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Cooperative Development Services - Building Cooperatives

Before Incorporation

During this phase the Cooperative’s members explore the advantage and disadvantage to pursue a regular business. The group will identify the different challenges related to the business idea and the group commitment.

Every new business venture begins with an idea. It could be a new product or service, or an expansion of an existing one. Often the process to start a co-op begins with a group realizing they share a common challenge or need, or they perceive an opportunity of common interest.

At this stage the idea might be monitored by a few members that are known for their leadership. The idea to develop a Cooperative not a different business includes the sense of community participation in the accomplishment of the project.  

The question that very often comes first is how to regroup the interested participant or potential members into the project, so it is the first marketing challenge that the members face when they develop a common project.

The group works on the idea and finalizes the project goals and objectives and with the help of a business specialist the formula of a Cooperative including the value and respect of its seven principles will be discussed in realizing the project.

The pre-feasibility period explores the business idea potential and the group commitment to make the project happen.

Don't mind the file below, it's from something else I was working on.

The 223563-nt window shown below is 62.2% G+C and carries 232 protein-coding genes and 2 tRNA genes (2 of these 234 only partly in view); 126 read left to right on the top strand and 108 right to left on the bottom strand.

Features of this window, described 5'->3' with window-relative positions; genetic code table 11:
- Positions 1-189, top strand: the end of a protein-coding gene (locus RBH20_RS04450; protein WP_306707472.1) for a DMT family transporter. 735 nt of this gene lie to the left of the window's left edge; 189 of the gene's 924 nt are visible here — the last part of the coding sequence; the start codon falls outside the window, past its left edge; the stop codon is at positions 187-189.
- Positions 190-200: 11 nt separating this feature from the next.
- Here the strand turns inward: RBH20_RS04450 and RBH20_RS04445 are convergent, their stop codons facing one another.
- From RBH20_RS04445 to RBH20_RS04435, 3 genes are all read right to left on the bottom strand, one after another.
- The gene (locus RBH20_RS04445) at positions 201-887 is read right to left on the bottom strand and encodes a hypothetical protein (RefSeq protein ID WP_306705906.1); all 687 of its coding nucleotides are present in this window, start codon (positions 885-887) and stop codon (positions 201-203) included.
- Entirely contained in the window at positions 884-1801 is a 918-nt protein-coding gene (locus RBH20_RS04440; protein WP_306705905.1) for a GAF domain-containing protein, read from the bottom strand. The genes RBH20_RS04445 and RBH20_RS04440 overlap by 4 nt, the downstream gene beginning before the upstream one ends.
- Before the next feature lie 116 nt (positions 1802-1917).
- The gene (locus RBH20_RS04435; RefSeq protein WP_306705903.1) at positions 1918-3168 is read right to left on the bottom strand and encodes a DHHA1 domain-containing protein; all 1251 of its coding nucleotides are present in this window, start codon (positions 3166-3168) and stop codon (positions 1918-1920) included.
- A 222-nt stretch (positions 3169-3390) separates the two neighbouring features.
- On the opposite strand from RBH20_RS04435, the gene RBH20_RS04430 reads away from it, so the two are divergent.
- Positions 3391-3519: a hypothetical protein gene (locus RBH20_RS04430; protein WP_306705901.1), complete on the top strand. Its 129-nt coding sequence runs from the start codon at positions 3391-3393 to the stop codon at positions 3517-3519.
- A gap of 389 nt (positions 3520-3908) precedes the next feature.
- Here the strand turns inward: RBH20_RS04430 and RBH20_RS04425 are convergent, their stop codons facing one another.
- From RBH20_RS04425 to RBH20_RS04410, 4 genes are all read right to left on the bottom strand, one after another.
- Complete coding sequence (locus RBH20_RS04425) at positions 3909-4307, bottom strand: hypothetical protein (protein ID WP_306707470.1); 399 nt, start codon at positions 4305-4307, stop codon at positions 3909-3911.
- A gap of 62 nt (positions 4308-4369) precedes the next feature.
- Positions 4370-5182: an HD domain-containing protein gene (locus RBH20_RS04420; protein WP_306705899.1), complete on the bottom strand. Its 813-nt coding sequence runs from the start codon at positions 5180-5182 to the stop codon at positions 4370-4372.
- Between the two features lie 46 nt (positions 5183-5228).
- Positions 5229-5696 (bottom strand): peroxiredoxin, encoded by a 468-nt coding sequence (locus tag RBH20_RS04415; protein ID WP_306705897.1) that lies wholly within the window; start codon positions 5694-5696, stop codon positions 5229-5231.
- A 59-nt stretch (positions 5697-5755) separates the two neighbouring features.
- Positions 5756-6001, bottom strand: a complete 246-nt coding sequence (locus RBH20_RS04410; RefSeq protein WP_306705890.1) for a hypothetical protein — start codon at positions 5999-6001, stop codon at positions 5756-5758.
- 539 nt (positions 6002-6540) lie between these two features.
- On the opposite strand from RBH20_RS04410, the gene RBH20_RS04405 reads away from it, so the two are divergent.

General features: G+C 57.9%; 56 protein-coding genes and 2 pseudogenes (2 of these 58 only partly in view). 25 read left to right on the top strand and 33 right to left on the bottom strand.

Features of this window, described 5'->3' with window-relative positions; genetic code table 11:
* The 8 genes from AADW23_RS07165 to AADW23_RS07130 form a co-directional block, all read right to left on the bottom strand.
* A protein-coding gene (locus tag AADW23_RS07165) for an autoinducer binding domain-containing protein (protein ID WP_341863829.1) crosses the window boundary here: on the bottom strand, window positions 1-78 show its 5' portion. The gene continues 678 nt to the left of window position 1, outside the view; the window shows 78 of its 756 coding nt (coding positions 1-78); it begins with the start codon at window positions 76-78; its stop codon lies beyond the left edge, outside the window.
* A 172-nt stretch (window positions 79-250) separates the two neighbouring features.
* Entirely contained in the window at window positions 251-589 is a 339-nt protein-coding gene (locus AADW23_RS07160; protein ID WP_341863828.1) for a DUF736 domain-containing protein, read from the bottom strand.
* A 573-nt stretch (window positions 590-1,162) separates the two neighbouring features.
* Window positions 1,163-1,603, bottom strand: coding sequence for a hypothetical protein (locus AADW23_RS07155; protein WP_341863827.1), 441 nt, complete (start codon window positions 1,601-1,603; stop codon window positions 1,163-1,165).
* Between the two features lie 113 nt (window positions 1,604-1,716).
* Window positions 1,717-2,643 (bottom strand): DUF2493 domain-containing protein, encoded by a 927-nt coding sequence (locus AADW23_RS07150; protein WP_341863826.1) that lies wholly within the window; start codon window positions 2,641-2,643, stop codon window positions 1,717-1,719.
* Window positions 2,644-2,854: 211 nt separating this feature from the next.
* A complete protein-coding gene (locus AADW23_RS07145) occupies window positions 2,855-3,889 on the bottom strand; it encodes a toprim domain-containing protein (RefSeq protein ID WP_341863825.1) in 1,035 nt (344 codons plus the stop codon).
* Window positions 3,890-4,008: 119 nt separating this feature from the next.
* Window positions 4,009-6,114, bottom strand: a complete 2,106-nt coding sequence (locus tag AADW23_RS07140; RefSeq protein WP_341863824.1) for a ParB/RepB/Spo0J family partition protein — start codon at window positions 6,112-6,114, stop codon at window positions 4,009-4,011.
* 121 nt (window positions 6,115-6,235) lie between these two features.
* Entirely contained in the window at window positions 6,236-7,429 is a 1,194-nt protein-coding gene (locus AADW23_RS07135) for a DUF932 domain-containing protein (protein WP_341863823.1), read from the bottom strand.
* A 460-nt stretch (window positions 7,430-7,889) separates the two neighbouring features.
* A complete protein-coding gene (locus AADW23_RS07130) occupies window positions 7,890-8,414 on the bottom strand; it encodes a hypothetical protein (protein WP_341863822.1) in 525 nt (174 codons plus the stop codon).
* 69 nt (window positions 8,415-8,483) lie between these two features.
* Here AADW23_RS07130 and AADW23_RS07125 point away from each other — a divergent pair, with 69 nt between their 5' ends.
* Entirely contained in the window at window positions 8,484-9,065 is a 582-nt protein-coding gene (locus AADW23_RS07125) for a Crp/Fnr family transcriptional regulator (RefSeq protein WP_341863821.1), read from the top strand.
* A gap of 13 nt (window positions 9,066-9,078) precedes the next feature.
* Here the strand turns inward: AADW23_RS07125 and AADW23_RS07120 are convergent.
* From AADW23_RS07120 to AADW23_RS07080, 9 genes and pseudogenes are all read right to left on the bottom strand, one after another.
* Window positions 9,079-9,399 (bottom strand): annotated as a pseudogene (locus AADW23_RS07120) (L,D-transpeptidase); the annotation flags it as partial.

1. The business assessment: reviews the originality of the idea and clarifies the nature of the needs that the business will cover, the skills needed to accomplish it, the potential profit for members, community and others, the cost estimated, the capital required and the regulations and policies managing the specific business
  2. The group assessment: the group leader should do the inventory of the different skills available and evaluate them to the business need: the leaderships capacities on how far they can mange as a group a business, the financial capacity to achieve their goals and the ability to find funds as known the Cooperatives are in lack of available funds. The most important assessment might be how the members can work together and act positively for a common goal
  3. The group leader explores The Cooperatives Act
The result of this assessment gives the co-op leaders the ability to determine primary needs in running a business and managing a group of owners. It’s time to hold a first meeting with a large group of potential members where the project leaders can present an overview of the project components and obtain feedback from interested parties.

Making members aware of the business idea and sharing knowledge and tips on the topic, the steps required for incorporation and the Cooperatives Act (part1) will help the co-op to build the volume of use report and the kind of services to maintain. The steering committee is ready for the next step after trust between members has been gained.

Contact Us:

Cooperative Development Services
Manitoba Growth, Enterprise and Trade
250 - 240 Graham Avenue
Winnipeg, Manitoba R3C 0J7

Phone: 204-724-2616
Fax: 204-948-1558
Toll-free: 1-866-479-6155

Cooperative Enterprises Build a Better World

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